Rigid member 32 has a shape which provides clearance for the patient 10 so that the suspended arm can be extended over the patient. The suspended arm and detector head can then be lowered for imaging a portion of the far side of the patient without interfering with or injuring the patient. Rigid member 32 has a generally arcuate shaped portion 48 which extends from pivitol union 38 generally upwardly to the base 42 of yoke 40. The yoke 40 extends from base 42 generally downwardly so that pivot point 46 is generally positioned in horizontal alignment with pivital union 38. Pivot point 46 is precisely positioned so that the center of balance of rigid member 32 and detector head 16 is aligned with pivital union 38 so that the rigid member will be balanced and stable in any desired position. As shown, arcuate shaped portion 48 is formed having an approximate 38 cm radius generally concentric with the patient and extends upwardly 38 cm above union 38. Yoke 40 is actually flat for convenience of manufacture but could alternately have a arcuate shape similar to portion 48. Rigid member 32 provides clearance of approximately 63 cm between union 38 and pivot point 46 with an approximate upper radial clearance of 35 cm, which is adequate clearance for even an extremely oversized patient.
Rigid member 32 is uniquely fabricated with consideration given to both strength and appearance. The arcuate shaped portion 48 is fabricated into a 11/2"×3"×3" tube having a wall thickness of one-eighth inch. The tube is fabricated from four pieces of Cor-Ten steel. The upper and lower arcuate pieces are rolled to the proper curvature. The curved pieces and the conforming side pieces are all welded together to form the tube. The Yoke 40 is similarly fabricated into a 11/2"×21/2" tube having a wall thickness of one-eighth inch. One piece of Cor-Ten steel is formed into a channel and rolled into a 180° arc having a radius conforming to the diameter of the detector head, which in this embodiment is 29 cm. The outer arcuate wall is rolled into the proper curvature and welded to the channel to form the tubular yoke. Solid blocks of A36 steel are used to tie the arcuate portion 38 to the Yoke 40 and are solidly welded together. Steel blocks are also used to reinforce the pival attachments at 38 and 46. After the parts are assembled, the welds are all radiographed for compliance to the welding code and are magnafluxed to assure quality. In other embodiments, graphite composition material could be used to form rigid member 32. The weight of the suspended arm is extremely significant because of the relationship to the requirements of the suspension system and to the overall weight of the device which must be within capacity limits of hospital elevators. The rigid member, fabricated as described above, weighs approximately 60 pounds and can support four times the weight of the detector head for a comfortable safety factor. Rigid member 32 could alternatively be fabricated by a variety of methods and materials having a variety of shapes, such as an inverted "V", "U" or "C" shape to provide clearance for the patient.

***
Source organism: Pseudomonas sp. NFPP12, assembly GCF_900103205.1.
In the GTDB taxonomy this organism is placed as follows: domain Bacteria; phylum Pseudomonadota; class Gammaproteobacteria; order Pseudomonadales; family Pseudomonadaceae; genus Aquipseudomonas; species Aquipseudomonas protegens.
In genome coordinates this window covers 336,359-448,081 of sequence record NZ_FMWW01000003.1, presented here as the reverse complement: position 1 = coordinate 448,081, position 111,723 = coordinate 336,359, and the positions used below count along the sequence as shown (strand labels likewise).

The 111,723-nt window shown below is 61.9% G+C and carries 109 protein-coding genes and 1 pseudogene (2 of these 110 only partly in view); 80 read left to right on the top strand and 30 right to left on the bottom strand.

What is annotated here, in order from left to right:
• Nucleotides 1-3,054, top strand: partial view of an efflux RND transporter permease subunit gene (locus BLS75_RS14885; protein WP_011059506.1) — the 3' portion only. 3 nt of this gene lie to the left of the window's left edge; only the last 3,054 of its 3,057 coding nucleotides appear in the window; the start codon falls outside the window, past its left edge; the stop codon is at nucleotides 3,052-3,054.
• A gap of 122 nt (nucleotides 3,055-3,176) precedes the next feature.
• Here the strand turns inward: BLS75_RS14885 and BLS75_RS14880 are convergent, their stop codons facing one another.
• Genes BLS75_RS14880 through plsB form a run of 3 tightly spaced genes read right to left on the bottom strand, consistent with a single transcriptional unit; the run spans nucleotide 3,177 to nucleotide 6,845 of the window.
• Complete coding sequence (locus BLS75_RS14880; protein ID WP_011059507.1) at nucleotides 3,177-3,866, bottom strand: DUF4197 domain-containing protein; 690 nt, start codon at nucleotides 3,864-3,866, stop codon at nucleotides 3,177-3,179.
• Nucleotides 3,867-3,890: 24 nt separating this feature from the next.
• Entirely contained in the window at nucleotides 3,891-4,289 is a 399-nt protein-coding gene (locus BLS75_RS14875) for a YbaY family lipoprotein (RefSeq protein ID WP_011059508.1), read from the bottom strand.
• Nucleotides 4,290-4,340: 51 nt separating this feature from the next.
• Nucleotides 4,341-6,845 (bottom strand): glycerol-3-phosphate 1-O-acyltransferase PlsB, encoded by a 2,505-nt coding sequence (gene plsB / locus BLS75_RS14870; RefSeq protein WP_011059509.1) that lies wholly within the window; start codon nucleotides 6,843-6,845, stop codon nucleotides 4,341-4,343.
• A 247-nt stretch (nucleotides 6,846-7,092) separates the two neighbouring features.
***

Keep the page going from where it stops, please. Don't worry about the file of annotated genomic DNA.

The detector head 16 is adapted to be pivotally supported at point 46 of the member 32. The trunnions of the detector for mounting at point 46 are at the center of balance of the detector head. Points 46 include conventional bearings and an internal resistance which acts as a friction brake for the detector head. The detector head requires a nominal force of approximately three pounds to position it at any of the desired 360° positions and it remains balanced and fixed at that position until repositioned by the operator.
Referring now to FIG. 5, horizontal pivotal union 38 is shown as a conventional pivotable connection having a central shaft 50 mounted in a pair of "Timken" bearings 52 within the pivotal union housing 54. The clearance and internal resistance are established to form a friction brake which retains the rigid member 32 at any set angulated position. This positioning system is possible because the weight of the detector head 16 is carried at the pivotal point 46 which is in general horizontal alignment with the pivotal union 38. The weight of the detector 16 and the member 32 are concentricly balanced around union 38 so that the detector head is stablized at any of the ±180° positions of the rigid member. Similarly as for the detector head, a force of approximately three pounds is required to overcome the resistance of the frictional brake of union 38 to reposition rigid member 32. Rigid member 32 will remain balanced and fixed at any set position until it is repositioned by the operator.
Linking member 30 is fabricated from an aluminum block 56 having a top access plate 58 and a lower plate 60. The block 56 is machined to form the housings 62 and 64 for pivotal unions 34 and 36. The aluminum construction provides a strong, rigid linking member which is extremely light weight. Vertical pivotal unions 34 and 36 are also conventional pivotal connections having a central shaft 66 and 68 retained within "Timken" bearings 70 of the union housings 62 and 64. The central shafts 66 and 68 as well as shaft 50 are each fabricated from 4340 annealed steel which are hardened and ground to "Rockwell C"--R50 to R55. Each vertical pivotal union 34 and 36 contain a cup and brake assembly 72 and 74 which is electrically actuated and de-actuated to lock the position of the linking member 30 and the rigid member 32 relative to the suspension system 30. A suitable cup and brake assembly is available from Carlyle-Johnson Machine Co., Manchester, Conn., part No. 46-402498 pol. The brakes 72 and 74 of pivotal unions 34 and 36 are adjusted so that they may be manually overcome by a horizontal force of approximately eight pounds. This is to insure that in the event of an emergency or electrical failure the operator can readily reposition the detector head if necessary without electrical power. All of the pivotal unions of the suspension arm are fabricated and assembled to very close tolerances so that there is no excessive play or unwanted movement at the detector head.